Fort Jesus (Portuguese: Forte Jesus de Mombaça) is a fort located on Mombasa Island. Designed by Italian Giovanni Battista Cairati, it was built between 1593 and 1596, by order of King Philip I of Portugal, to guard the Old Port of Mombasa. Fort Jesus was the only fort maintained by the Portuguese on the Swahili Coast, and is recognised as a testament to the first successful attempt by a Western power to establish influence over the Indian Ocean trade. Cairato, the designer of the fort, was inspired by Italian architect Pietro Cataneo, while the master builder was Gaspar Rodrigues. The fort was Cairato’s last overseas work. Although the design of Fort Jesus is an example of Renaissance architecture, the masonry techniques, building materials and labour are believed to have been provided by the local Swahili people. The fort was built in the shape of a man (viewed from the air) and is roughly square, with four bulwarks at its corners. The fort is considered a masterpiece of late Renaissance military fortification.

Fort Jesus was captured and recaptured at least nine times between 1631, when the Portuguese lost it to the Sultan of Mombasa, and 1895 when it fell under British rule and was converted into a prison.

Sacred Mijikenda Kaya Forests;
Kaya (plural makaya) is a sacred forest of the Mijikenda people in the former Coast Province of Kenya. The kaya forest is considered to be an intrinsic source of ritual power and the origin of cultural identity;it is also a place of prayer for members of the particular ethnic group.The settlement, ritual centre, and fortified enclosure associated with the forest are also part of the kaya. In the present day, the kaya is also referred to as a traditional organizational unit of the Mijikenda.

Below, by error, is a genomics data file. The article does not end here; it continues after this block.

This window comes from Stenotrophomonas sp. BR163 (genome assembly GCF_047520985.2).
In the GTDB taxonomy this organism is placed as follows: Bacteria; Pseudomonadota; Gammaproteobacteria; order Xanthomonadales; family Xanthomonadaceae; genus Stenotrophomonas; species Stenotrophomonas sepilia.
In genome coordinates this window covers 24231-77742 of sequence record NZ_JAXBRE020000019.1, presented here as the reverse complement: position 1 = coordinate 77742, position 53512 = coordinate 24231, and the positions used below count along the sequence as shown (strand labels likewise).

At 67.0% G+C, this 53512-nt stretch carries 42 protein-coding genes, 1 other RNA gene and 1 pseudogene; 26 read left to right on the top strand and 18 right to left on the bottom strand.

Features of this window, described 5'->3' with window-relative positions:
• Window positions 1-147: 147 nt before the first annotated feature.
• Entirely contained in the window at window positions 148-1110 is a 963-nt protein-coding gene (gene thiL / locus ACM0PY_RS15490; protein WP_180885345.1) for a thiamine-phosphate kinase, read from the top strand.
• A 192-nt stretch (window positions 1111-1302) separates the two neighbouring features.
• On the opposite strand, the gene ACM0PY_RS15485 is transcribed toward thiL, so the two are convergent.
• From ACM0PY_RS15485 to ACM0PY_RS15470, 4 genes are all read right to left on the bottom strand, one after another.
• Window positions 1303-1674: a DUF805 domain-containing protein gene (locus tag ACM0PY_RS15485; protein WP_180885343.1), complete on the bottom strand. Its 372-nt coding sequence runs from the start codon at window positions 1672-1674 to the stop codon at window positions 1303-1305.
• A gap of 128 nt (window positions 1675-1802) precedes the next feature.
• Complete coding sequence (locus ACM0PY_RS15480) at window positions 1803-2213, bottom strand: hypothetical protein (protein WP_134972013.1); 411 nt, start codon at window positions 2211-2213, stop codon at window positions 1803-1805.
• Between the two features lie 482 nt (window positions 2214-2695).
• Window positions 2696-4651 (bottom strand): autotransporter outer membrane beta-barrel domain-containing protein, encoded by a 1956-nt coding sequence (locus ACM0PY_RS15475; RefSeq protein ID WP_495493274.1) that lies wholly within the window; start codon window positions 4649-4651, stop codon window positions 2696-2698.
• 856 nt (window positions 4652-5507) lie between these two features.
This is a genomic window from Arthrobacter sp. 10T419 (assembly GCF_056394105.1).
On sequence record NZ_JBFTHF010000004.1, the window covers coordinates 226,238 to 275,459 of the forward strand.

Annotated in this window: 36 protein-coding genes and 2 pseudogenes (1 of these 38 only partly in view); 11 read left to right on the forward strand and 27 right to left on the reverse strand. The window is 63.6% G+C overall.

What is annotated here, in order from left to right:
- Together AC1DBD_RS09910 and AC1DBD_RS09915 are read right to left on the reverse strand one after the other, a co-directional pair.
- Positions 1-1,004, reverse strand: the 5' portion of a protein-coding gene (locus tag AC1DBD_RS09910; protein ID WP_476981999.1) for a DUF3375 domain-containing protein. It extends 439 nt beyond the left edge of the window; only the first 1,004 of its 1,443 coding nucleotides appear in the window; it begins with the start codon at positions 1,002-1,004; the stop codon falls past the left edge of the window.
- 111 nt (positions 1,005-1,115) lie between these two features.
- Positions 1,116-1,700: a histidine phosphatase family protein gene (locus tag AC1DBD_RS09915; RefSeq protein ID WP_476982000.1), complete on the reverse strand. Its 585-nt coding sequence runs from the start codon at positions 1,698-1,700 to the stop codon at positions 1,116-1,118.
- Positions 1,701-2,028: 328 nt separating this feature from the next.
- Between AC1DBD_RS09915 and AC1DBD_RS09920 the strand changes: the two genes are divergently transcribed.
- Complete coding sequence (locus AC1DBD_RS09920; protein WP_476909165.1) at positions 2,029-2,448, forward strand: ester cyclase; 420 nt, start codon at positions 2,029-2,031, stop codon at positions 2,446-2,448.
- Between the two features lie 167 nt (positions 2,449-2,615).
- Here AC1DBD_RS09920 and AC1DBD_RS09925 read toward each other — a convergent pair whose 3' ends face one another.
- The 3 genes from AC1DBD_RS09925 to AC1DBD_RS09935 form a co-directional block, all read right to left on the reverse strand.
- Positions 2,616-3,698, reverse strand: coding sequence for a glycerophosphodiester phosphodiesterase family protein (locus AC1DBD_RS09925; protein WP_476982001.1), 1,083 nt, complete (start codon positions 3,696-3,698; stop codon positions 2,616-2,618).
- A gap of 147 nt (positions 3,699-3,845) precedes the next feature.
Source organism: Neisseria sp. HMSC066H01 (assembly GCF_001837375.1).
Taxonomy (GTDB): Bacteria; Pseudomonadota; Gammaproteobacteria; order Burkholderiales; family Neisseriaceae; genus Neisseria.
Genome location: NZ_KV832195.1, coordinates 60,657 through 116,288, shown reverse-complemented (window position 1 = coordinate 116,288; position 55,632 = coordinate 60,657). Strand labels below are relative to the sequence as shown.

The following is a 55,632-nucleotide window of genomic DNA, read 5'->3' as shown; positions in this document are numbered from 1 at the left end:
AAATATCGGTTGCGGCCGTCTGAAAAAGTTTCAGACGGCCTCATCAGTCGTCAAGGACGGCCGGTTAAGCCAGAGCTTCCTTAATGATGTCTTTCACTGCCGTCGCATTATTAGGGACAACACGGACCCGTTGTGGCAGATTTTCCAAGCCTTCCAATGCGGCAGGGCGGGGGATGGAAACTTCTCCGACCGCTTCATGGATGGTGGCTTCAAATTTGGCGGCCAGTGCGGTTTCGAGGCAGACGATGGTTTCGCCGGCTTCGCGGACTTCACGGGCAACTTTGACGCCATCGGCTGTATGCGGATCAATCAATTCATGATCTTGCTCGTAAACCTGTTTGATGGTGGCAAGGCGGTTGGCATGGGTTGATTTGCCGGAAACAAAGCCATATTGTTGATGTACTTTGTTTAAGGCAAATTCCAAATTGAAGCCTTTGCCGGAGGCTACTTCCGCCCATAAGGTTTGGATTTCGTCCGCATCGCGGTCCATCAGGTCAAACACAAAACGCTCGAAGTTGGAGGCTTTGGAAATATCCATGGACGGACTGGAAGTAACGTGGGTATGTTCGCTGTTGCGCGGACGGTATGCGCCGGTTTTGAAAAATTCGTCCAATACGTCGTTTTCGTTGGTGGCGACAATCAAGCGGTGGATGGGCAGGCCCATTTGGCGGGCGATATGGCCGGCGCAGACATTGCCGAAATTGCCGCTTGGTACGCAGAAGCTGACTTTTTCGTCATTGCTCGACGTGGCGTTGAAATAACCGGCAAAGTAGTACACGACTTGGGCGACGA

Mount Kenya National Park;
Mount Kenya National Park was established in 1949 to protect Mount Kenya, the wildlife and surrounding environment which forms the wild animal’s habitat as well as act as a water catchment area that supplies Kenya’s water.

WILDLIFE
The diversity of Kenya’s wildlife has garnered international fame, especially for its populations of large mammals. Its species of mammals include: East African lions, East African cheetahs hippopotami, African buffaloes, wildebeests, African elephants, zebras, giraffes, and rhinoceros. Kenya has a very diverse population of birds, including flamingos and Masai ostriches

NATIONAL PARKS AND PROTECTED AREAS
1. Aberdare National Park
2. Amboseli National Park
3. Arabuko Sokoke National Park
4. Central Island National Park
5. Chyulu Hills National Park
6. Hell’s Gate National Park
7. Kisite-Mpunguti Marine National Park
8. Lake Nakuru National Park
9. Malindi Marine National Park
10. Malka Mari National Park
11. Masai Mara National Park
12. Meru National Park
13. Mombasa Marine Park
14. Kisite-Mpunguti Marine National Park
15. Kiunga Marine National Reserve

WATER BODIES
1. Lake Baringo
2. Lake Bogoria
3. Lake Chala
4. Lake Chew Bahir
5. Lake Elmenteita
6. Lake Jipe
7. Lake Kamnarok
8. Lake Kenyatta
9. Lake Logipi
10. Lake Solai 11. Lake Magadi
12. Lake Naivasha
13. Lake Nakuru
14. Lake Turkana
15. Lake Victoria